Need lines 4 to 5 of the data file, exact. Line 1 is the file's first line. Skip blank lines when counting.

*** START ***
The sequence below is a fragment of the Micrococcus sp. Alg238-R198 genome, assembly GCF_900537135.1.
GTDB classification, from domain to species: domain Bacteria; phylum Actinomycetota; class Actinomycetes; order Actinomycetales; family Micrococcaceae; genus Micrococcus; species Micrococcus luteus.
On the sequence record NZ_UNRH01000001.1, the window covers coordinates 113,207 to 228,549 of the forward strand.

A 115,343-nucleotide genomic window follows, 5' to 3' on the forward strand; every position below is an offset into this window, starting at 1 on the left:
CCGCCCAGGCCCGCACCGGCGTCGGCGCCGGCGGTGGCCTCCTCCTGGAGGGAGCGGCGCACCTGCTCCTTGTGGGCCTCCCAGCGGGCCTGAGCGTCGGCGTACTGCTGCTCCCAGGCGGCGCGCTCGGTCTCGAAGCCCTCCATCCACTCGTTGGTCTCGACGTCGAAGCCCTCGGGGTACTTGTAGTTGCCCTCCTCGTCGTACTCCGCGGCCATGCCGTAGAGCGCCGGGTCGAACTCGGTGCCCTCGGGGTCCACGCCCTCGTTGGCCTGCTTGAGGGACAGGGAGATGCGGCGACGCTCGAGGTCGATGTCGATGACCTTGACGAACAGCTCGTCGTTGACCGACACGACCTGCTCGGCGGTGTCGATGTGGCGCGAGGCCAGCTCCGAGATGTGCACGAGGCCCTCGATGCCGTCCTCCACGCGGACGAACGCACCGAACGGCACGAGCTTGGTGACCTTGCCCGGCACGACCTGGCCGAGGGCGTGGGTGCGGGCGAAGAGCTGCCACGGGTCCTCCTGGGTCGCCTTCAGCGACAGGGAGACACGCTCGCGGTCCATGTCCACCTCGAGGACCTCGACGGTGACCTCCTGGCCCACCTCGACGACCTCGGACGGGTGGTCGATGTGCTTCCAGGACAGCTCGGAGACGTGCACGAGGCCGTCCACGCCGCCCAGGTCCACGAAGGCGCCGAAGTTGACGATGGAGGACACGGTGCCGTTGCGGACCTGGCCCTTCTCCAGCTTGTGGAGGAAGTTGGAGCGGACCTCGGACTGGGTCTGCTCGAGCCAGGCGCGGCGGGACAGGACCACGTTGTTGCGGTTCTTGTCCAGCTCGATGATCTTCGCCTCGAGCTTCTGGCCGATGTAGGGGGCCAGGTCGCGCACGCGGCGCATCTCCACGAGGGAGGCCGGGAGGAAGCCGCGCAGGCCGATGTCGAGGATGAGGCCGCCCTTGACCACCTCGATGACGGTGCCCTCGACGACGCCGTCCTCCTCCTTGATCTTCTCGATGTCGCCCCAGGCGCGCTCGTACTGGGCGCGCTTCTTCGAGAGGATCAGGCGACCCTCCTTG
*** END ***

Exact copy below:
A 115,343-nucleotide genomic window follows, 5' to 3' on the forward strand; every position below is an offset into this window, starting at 1 on the left:
CCGCCCAGGCCCGCACCGGCGTCGGCGCCGGCGGTGGCCTCCTCCTGGAGGGAGCGGCGCACCTGCTCCTTGTGGGCCTCCCAGCGGGCCTGAGCGTCGGCGTACTGCTGCTCCCAGGCGGCGCGCTCGGTCTCGAAGCCCTCCATCCACTCGTTGGTCTCGACGTCGAAGCCCTCGGGGTACTTGTAGTTGCCCTCCTCGTCGTACTCCGCGGCCATGCCGTAGAGCGCCGGGTCGAACTCGGTGCCCTCGGGGTCCACGCCCTCGTTGGCCTGCTTGAGGGACAGGGAGATGCGGCGACGCTCGAGGTCGATGTCGATGACCTTGACGAACAGCTCGTCGTTGACCGACACGACCTGCTCGGCGGTGTCGATGTGGCGCGAGGCCAGCTCCGAGATGTGCACGAGGCCCTCGATGCCGTCCTCCACGCGGACGAACGCACCGAACGGCACGAGCTTGGTGACCTTGCCCGGCACGACCTGGCCGAGGGCGTGGGTGCGGGCGAAGAGCTGCCACGGGTCCTCCTGGGTCGCCTTCAGCGACAGGGAGACACGCTCGCGGTCCATGTCCACCTCGAGGACCTCGACGGTGACCTCCTGGCCCACCTCGACGACCTCGGACGGGTGGTCGATGTGCTTCCAGGACAGCTCGGAGACGTGCACGAGGCCGTCCACGCCGCCCAGGTCCACGAAGGCGCCGAAGTTGACGATGGAGGACACGGTGCCGTTGCGGACCTGGCCCTTCTCCAGCTTGTGGAGGAAGTTGGAGCGGACCTCGGACTGGGTCTGCTCGAGCCAGGCGCGGCGGGACAGGACCACGTTGTTGCGGTTCTTGTCCAGCTCGATGATCTTCGCCTCGAGCTTCTGGCCGATGTAGGGGGCCAGGTCGCGCACGCGGCGCATCTCCACGAGGGAGGCCGGGAGGAAGCCGCGCAGGCCGATGTCGAGGATGAGGCCGCCCTTGACCACCTCGATGACGGTGCCCTCGACGACGCCGTCCTCCTCCTTGATCTTCTCGATGTCGCCCCAGGCGCGCTCGTACTGGGCGCGCTTCTTCGAGAGGATCAGGCGACCCTCCTTG